leads to risky behaviors. In an article from Psychology Today titled “Why Kids Kill Parents,” They

discuss how sometimes teens feel smothered at home, and unlike an adult, they can’t just

leave. When certain personality traits meet overly strict, or completely uninvolved parenting,

some teens may feel backed against a wall. Murder is the only way out in their still developing

minds. An analysis report from the FBI actually stated that in the great majority of cases, the

child who committed murder was a white male. The children who kill are almost always

adolescents. It makes sense after learning about all of the impulsive and risky behavior that

adolescents are engaged in. They walk around feeling like they’re center stage, the world

revolves on them and all of their overly charged emotions. Even in a good home, adolescents is

a difficult time in development for both the teen and their family. Some cases of adolescent

homicide are not the product of abuse or neglect, but sadly a severely mentally ill child. The

most often offenders are the severely abused. By severely abused, the article discusses sexual

abuse, frequent beatings, and extremely neglected children. 90% of children who murder their

own parents were severely abused by their parents before the murders took place. The children

described their crimes as the only way to escape the horrible conditions at home, an act of pure

desperation. The article doesn’t forget to mention the very few children who kill with no

remorse but come from a loving home. In interviewing 75 children charged with murder. Seven

of which killed their parents, and six out of that seven were severely abused. There isn’t a
statistic as a whole for how many children from loving homes go on to kill, but based off of this

particular study, that number is extremely low, one out of 75. Based on all of the articles I read

as well as the docuseries I watched, it seems as though a few big problems here are the

parenting styles, and the fact that a child’s development is not fully understood by the people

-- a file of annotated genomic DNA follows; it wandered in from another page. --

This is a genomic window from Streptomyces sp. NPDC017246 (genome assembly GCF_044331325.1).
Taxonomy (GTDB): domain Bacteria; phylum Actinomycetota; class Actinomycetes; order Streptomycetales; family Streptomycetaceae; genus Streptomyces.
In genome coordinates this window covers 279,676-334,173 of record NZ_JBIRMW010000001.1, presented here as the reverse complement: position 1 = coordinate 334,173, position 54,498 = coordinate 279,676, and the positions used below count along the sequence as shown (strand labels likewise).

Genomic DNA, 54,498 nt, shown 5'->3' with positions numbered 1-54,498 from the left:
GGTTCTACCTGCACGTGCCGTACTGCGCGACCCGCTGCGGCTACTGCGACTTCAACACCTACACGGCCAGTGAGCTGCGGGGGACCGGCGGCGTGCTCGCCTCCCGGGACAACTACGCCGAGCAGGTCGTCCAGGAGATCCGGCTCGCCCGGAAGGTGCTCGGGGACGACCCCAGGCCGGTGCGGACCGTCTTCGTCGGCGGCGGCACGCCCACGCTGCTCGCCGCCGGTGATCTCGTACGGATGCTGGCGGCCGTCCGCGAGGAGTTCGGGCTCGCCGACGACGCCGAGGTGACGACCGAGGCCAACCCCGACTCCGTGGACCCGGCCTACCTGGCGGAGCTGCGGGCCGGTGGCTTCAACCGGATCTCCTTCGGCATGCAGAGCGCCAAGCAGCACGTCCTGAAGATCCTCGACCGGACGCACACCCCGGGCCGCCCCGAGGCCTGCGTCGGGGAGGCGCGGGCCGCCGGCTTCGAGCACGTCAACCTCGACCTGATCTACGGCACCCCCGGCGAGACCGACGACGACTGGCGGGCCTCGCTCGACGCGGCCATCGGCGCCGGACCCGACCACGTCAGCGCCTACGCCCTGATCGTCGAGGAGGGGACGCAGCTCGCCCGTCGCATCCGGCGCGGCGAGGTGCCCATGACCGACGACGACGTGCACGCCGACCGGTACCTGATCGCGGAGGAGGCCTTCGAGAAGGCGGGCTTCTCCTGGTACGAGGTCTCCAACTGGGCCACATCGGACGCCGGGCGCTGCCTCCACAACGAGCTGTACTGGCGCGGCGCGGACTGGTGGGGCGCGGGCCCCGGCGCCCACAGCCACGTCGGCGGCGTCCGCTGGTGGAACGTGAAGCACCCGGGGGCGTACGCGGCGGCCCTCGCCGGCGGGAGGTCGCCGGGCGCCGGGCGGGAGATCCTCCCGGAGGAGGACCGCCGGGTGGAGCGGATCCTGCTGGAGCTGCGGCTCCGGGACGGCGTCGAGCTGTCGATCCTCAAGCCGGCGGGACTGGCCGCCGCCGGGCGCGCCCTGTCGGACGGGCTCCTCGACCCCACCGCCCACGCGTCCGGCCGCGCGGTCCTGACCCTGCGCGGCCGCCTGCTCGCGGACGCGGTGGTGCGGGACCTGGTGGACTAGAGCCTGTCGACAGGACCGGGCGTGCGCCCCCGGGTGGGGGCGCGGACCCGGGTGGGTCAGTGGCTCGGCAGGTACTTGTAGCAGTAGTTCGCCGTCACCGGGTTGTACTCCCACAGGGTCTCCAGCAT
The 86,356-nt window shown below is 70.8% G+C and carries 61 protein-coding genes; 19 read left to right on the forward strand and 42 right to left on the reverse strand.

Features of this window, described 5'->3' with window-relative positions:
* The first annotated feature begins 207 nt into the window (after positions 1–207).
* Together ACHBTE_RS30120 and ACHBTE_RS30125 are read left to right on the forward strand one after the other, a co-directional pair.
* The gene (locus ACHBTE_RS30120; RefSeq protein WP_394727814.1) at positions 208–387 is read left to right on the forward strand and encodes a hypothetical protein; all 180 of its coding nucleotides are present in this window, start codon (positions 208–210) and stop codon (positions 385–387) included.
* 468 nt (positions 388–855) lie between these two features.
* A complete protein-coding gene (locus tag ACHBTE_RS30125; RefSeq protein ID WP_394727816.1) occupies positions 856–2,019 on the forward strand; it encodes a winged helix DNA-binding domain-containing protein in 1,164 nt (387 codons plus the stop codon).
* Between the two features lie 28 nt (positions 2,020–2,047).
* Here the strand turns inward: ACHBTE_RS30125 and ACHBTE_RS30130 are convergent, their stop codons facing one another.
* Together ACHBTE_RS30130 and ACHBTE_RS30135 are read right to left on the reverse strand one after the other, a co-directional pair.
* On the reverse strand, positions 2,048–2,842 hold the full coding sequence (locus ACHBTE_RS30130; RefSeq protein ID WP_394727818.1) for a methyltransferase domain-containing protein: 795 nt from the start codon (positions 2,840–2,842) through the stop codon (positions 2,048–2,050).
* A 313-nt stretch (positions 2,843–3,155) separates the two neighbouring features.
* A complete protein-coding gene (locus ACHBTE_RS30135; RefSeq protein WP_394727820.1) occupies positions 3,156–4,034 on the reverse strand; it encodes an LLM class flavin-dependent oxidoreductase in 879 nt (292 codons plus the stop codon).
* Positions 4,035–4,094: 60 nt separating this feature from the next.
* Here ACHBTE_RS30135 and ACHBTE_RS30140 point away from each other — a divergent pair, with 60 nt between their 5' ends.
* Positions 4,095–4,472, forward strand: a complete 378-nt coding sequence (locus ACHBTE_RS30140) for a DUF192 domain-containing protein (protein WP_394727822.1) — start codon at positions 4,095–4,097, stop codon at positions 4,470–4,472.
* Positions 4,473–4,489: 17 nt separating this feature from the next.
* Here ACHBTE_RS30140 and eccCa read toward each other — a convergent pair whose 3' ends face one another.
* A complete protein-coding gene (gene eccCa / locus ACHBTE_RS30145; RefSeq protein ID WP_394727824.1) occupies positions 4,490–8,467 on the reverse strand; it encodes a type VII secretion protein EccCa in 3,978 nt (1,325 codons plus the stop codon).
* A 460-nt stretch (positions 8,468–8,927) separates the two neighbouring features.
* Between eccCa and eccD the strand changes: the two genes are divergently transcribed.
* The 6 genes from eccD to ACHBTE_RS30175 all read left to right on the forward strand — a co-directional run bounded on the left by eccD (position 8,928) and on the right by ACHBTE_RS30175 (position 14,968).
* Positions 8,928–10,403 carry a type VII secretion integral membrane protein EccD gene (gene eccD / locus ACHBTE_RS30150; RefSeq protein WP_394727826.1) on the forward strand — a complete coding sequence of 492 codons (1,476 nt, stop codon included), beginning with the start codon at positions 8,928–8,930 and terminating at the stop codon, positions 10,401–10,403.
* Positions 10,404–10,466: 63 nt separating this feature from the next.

with the biggest impact on the child’s life. The psychology today article mentions that parents

need help with coping and enhancing good communication skills with their children, and I

completely agree. I feel that parents should be required to take a beginner level lifespan class

so that they can better understand what’s going on in a child’s life, and what they need from

their caregivers. Prevention education needs to be revamped to teach children about where

they can go if they’re being abused so they don’t feel so backed into a wall. Overall, it seems as

though parenting style does in fact have a correlation with homicides committed by

adolescents, but there are so many other factors that the information isn’t entirely concrete.

Having a neglectful parent alone will not ensure that the child will commit a crime, let alone a

murder. Not all authorian parents produce murderous children, and sometimes children from a

loving family will still go on to commit a homicide. Overall, this was an interesting topic for me

and I plan to use a lot of what I learned in my own life as a parent.

Works Cited

Davies, N. (2019, January 28). From Abused Child to Serial Killer: Investigating Nature vs Nurture

in Methods of Murder. Retrieved from


Figure 2f from: Irimia R, Gottschling M (2016) Taxonomic revision of Rochefortia Sw.

(Ehretiaceae, Boraginales). Biodiversity Data Journal 4: E7720. (n.d.). doi:10.3897/bdj.4.e7720.figure2f

Why Kids Kill Parents. (n.d.). Retrieved from

Yurtoğlu, N. (2018). Http://

sorunu-sebinkarahisar-ermeni-isyani20181092a4a8f.pdf. History Studies International Journal

of History,10(7), 241-264. doi:10.9737/hist.2018.658